My wife Kerry and I came back from swimming with whale sharks this afternoon,* and as we rested I scanned the Filipino stations for any televised sports. We're exactly 12 hours ahead of Eastern Standard Time, so I've found myself stumbling across watchable games and matches at all hours of the day. For example, I have watched much of the Yankees' recent hot streak before breakfast each morning.
As it happened, today we caught the terrific last set of the final of the WTA Western & Southern Open, one of the warm-up tournaments for the U.S. Open. When we tuned in, Serena Williams and Victoria Azarenka -- the top two players in the world rankings, respectively -- were tied at one set apiece. I gave Kerry a brief overview of this not-too-important tournament, as well as explaining "which Williams sister" we were watching.
Williams and Azarenka had a number of mesmerizing volleys as they battled to a 6-6 draw in the third and final set. At the start of the tiebreaker, Kerry declared, "I'm rooting for Azarenka because she seems like the underdog." I normally would have completely agreed with her. I have never really liked Serena. Her apparent arrogance, her annoying parents, and her feuds with opponents always rubbed me the wrong way.
Except this time a funny thing happened. I found myself rooting for Serena. She hit a bunch of amazing shots in that last set, and I began to recall the hundreds of times I had watched her muster similar wonderful shots. Even though she is nearing the end of her career, Serena -- who turns 32 in September -- is still swinging her racket like the best player ever. She eventually lost to Azarenka, but I was still grateful to watch her unique, ferocious style of tennis. The defeat ended Serena's 14-match winning streak and dropped her 2013 record to a mere 60-4.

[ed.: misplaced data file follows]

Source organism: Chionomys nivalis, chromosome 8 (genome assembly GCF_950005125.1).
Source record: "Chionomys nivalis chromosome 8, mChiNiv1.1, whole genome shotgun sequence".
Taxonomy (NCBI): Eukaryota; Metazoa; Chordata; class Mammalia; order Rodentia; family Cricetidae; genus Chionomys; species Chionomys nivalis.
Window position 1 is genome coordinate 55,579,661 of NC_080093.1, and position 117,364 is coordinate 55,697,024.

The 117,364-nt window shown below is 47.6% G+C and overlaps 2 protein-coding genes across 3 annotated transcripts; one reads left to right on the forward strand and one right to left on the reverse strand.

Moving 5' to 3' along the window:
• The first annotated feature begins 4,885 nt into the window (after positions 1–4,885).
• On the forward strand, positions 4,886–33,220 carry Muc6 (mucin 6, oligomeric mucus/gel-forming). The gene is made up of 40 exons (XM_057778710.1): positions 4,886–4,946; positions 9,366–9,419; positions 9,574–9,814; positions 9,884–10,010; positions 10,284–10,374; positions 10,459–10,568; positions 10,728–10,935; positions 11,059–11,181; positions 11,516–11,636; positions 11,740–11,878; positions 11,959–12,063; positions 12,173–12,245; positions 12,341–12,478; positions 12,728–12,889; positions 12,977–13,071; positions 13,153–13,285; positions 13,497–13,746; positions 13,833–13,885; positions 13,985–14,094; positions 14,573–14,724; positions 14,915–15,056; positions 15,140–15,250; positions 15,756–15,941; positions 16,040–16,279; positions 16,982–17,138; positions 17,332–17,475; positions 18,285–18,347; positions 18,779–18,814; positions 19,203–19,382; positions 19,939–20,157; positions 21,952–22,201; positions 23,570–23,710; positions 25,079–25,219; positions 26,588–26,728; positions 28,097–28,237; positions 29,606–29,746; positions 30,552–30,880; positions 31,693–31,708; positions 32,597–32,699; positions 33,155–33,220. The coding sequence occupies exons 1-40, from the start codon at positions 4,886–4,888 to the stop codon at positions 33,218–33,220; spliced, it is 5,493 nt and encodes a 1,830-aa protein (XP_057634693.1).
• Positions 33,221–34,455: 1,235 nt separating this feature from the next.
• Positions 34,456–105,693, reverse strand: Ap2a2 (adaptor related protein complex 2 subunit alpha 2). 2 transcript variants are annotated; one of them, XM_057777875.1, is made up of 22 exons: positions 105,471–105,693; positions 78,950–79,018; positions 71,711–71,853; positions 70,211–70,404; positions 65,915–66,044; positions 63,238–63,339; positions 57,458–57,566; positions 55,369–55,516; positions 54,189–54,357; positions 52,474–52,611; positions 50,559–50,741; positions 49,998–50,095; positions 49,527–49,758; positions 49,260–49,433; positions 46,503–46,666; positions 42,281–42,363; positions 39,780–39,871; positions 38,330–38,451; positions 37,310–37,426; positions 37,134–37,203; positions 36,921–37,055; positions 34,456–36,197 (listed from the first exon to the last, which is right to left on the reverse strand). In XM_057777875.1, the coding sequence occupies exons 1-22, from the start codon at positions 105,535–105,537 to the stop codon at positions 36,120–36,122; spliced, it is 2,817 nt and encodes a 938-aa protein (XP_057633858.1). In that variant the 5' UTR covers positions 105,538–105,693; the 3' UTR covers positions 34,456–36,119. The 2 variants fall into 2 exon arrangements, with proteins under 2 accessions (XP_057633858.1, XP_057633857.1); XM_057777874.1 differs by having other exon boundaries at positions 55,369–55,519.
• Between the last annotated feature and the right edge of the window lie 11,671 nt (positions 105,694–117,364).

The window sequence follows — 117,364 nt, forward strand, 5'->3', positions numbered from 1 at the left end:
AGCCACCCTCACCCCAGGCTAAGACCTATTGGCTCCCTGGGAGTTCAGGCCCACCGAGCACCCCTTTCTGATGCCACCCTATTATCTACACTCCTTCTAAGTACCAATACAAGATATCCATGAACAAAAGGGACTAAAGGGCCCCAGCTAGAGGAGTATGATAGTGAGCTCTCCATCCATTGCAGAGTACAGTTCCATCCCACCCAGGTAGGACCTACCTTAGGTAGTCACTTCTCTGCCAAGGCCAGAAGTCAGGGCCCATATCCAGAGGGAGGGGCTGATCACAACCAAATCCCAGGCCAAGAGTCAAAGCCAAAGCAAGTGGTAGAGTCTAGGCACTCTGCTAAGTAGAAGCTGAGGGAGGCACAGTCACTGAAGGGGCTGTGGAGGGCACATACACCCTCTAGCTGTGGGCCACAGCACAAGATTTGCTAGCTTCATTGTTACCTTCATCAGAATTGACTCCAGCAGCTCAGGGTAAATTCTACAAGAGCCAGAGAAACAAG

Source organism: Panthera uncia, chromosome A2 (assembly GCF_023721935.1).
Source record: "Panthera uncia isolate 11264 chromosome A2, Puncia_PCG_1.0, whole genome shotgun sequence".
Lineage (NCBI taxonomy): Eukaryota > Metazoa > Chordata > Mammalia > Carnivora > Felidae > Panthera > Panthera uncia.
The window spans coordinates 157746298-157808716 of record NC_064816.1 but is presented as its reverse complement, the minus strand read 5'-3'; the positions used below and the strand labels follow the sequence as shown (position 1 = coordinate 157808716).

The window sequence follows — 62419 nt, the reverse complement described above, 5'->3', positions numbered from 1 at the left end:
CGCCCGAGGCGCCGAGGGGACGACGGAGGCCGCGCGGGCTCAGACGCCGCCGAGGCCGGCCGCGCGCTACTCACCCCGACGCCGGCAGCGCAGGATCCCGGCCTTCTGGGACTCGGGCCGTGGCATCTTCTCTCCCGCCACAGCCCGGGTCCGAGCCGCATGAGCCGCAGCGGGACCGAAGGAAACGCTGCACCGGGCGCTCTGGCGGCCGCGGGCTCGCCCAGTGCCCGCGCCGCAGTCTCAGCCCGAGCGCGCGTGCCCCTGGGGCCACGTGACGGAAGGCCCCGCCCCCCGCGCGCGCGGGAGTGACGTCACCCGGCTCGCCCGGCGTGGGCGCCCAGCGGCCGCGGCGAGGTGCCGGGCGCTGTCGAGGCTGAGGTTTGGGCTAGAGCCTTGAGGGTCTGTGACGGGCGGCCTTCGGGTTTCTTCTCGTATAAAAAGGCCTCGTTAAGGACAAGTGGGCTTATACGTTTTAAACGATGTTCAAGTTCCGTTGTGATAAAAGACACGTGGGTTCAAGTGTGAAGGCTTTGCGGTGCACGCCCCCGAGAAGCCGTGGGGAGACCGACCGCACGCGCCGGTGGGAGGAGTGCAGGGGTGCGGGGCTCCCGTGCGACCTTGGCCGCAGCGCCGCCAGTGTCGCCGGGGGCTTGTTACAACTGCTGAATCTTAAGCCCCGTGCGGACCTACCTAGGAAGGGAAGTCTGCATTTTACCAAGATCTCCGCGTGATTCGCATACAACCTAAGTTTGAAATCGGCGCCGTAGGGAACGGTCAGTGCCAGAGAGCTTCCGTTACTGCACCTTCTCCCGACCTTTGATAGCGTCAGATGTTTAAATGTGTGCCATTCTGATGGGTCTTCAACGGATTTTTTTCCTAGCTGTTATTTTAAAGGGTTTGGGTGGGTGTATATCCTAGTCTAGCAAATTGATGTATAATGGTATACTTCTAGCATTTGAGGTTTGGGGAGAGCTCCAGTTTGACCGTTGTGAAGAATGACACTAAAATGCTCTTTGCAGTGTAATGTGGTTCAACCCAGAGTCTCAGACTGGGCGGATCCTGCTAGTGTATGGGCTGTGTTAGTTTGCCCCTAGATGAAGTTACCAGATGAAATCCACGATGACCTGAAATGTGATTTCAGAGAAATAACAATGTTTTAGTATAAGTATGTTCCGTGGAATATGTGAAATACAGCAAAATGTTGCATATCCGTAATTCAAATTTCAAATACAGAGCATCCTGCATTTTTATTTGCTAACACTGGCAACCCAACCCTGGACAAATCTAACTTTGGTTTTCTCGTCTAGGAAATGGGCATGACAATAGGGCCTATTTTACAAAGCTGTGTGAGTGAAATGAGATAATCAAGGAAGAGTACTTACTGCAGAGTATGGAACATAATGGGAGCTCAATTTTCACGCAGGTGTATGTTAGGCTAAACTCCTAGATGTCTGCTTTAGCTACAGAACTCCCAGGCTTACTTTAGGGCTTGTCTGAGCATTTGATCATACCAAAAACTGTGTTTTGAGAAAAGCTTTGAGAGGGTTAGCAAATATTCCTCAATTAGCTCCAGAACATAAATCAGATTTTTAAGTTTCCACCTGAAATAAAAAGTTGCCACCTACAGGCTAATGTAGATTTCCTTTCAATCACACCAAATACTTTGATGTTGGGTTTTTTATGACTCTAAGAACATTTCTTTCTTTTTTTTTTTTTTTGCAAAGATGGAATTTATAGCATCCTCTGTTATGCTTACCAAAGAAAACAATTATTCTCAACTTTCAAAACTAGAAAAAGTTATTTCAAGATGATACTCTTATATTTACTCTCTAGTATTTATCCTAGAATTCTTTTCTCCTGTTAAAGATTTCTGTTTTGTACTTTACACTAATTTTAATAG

My dad used to talk about how he disliked Michael Jordan for the first half of MJ's career, because Jordan always destroyed our hometown Knicks. After a while, though, my dad -- and most other hoops fans -- couldn't help but cheer for His Airness. Today, I experienced the same thing with the transcendent Serena Williams.
In addition to Serena, there are several other legendary athletes currently performing at high levels in the twighlights of their careers. I have discussed the Great Mariano Rivera in this space before, and I don't need to recount my glowing feelings about him now. But Peyton Manning, Tom Brady, Paul Pierce, and Martin Brodeur also are among the best ever at their crafts. Coincidentally, I disliked them for most of their careers. And I have learned to appreciate and root for each of them to some extent during the past few years. They're just too good to completely cheer against.
Who knows? Maybe I'll even root for the now-underdog Lakers next season...
Actually, scratch that; I could never cheer for Kobe.
*Fear not. A post on the whale sharks is forthcoming.